Building a Leadership Culture

Something that has been on my mind for some time now is the role that our Capernaum friends can play in leadership.

Creating a more disability-inclusive [ministry] will require creating a path for disabled persons to have real leadership. Without their voice, the church will always struggle to fill the void left by the lack of disabled people in our faith communities. (145)

Raising disabled persons to leadership isn’t tokenism. Disabled persons bring a unique vision and skill set to our ministries that we would miss out apart from their involvement in leadership. It’s worth thinking about how to raise up Capernaum students to leadership positions. This would probably start with removing barriers to leadership.

One barrier is a lack of understanding of the inclusive nature of God’s people. The Bible has plenty of examples of the place of disabled persons in Jesus’s ministry. If you want to take a look at some of these passages see: Matt 25:36, Luke 4:18-19, Luke 10:25-37, Luke 13:10-17, Luke 14:1-24, John 9:2-7.

At times raising Capernaum students to leadership will require some accommodation. In the calling of Moses (Exodus 4), Moses says that he is slow of speech and slow of tongue. But instead of ruling him out because of that, God accommodates for him. God gives him assistance: Aaron would speak for him. What kinds of accommodations might you need to make for our disabled friends to help them flourish in leadership?

I remember a training I was leading for our area walking through some principles of biblical interpretation. One of our Capernaum student leaders was visibly frustrated and she was having a hard time tracking with the content. After talking to her about it we discovered that an accommodation that would help her grow in her leadership was to provide the content in written form ahead of time so she could review it before the meeting. Does that add extra stress as we are preparing an all-area meeting since now I can’t go off the cuff with the training? Yes. But is making an accommodation like that worth it to make sure that our friend could flourish in her God-given call to leadership? Absolutely. To be honest though, that is a pretty easy accommodation. Other accommodations might be significantly weightier… But again, as Lamar said, “Disability ministry will cost you something but not doing it may very well cost you everything.”

At other times we might have to carefully think about what makes a “good” leader. I’m sure all of us have an picture of what an “ideal” leader looks like. But does your picture of an ideal leader exclude the possibility of someone with disabilities from fitting that mold? For example, will someone with autism who is sensitive to sensory overstimulation not be an “ideal” leader because she’ll have to step out of the room for several of the games at club? Will someone who suffers from social anxiety not fit the mold of an “ideal” leader because contact work will look a lot different for him than for the traditional Young Life leaders?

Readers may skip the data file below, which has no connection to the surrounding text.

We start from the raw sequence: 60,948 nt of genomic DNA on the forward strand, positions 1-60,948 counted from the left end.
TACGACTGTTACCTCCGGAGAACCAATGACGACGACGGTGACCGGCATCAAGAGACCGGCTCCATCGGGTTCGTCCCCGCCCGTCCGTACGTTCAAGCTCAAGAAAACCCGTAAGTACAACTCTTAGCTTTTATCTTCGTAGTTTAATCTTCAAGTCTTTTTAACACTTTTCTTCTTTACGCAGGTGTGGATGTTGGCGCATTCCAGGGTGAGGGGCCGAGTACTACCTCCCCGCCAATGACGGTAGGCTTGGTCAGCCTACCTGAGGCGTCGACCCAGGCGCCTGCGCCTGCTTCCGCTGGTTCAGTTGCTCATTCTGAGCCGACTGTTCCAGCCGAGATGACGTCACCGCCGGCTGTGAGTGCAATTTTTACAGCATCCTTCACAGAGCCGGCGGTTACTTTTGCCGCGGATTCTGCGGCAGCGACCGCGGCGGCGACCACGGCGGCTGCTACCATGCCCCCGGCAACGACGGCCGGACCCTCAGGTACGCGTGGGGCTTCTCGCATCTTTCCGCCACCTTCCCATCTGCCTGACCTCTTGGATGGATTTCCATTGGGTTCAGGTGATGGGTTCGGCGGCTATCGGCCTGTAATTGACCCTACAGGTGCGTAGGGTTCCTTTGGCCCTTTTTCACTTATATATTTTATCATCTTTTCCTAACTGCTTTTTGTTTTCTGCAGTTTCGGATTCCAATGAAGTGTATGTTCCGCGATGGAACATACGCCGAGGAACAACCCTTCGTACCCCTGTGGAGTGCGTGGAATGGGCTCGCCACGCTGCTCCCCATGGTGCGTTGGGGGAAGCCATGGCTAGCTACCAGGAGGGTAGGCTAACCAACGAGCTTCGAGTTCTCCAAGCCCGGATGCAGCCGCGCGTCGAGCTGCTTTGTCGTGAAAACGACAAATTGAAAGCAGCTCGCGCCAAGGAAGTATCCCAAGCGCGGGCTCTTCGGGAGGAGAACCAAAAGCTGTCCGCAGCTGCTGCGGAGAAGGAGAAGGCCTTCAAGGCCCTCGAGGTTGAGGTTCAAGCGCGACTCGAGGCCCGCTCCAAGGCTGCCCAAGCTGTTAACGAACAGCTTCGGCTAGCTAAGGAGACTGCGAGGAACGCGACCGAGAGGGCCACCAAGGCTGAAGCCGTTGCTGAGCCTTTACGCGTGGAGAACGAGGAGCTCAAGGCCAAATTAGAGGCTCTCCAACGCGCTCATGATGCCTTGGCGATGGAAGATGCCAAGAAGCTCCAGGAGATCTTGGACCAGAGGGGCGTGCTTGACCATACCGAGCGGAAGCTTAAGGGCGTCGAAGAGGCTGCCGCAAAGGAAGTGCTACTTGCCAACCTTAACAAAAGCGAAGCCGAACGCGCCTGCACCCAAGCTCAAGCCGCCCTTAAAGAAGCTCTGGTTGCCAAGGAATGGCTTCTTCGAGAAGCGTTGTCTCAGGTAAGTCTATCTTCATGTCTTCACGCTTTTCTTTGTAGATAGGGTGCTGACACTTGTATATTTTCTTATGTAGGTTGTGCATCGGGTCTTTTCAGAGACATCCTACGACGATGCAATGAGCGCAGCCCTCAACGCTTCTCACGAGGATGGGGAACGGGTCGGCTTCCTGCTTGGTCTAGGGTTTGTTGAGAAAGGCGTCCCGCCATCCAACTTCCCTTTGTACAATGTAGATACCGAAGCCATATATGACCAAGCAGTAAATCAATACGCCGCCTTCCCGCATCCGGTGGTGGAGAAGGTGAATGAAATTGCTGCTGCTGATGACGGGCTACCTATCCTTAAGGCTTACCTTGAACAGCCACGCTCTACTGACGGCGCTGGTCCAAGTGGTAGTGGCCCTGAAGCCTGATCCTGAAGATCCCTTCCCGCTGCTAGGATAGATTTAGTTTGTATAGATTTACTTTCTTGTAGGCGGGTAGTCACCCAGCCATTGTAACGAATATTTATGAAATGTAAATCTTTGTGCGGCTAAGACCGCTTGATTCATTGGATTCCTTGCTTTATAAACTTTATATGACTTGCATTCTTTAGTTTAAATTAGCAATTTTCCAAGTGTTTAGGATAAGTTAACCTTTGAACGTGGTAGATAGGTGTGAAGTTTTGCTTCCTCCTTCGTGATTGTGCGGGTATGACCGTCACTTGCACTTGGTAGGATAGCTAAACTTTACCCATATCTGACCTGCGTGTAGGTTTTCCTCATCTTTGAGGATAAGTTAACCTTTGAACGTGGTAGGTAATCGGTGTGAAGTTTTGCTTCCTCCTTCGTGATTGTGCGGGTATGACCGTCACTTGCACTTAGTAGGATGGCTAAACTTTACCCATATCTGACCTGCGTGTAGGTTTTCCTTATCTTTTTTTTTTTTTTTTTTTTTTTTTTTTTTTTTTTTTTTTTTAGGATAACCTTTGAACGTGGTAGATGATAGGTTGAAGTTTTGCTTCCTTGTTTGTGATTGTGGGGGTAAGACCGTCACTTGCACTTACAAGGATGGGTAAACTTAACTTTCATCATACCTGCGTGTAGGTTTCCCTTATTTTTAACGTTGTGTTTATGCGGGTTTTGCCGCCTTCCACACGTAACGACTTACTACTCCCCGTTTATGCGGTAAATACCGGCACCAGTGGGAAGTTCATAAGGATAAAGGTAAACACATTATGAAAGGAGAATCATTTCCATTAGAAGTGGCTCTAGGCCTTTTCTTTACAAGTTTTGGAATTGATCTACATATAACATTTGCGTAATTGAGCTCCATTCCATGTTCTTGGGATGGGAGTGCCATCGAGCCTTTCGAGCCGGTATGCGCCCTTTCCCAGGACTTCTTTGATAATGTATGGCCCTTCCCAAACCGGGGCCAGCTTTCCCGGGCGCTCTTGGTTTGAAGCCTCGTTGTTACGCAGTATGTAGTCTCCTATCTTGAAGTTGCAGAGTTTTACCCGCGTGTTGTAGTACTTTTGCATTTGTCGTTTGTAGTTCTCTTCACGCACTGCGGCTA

Society makes it incredibly difficult for people with social skill deficits, cognitive impairment, or other limitations to be included because they fail to fit the dominant narrative of the good life. (90)

I would challenge you – and I need to challenge myself too – to think about how to raise up qualified, called-into-leadership, persons with disabilities into leadership in our areas. Without a doubt their unique vision and skill sets will enrich our ministries. I’ll leave you with a quote from Bonhoeffer’s classic, Life Together, to reflect upon:

Every Christian community must realize that not only do the weak need to strong but also that the strong cannot exist without the weak. The elimination of the weak is the death of fellowship. (Life Together, 90)

Not only is the elimination of the “weak” the death of fellowship, its also the death of ministry that reflects Jesus’s methods and values.

Lamar Hardwick, Disability and the Church: A Vision for Diversity and Inclusion (Downers Grove: IVP, 2021)


Published by cwoznicki

Chris Woznicki is an Assistant Adjunct Professor of Theology at Fuller Theological Seminary. He works as the regional training associate for the Los Angeles region of Young Life.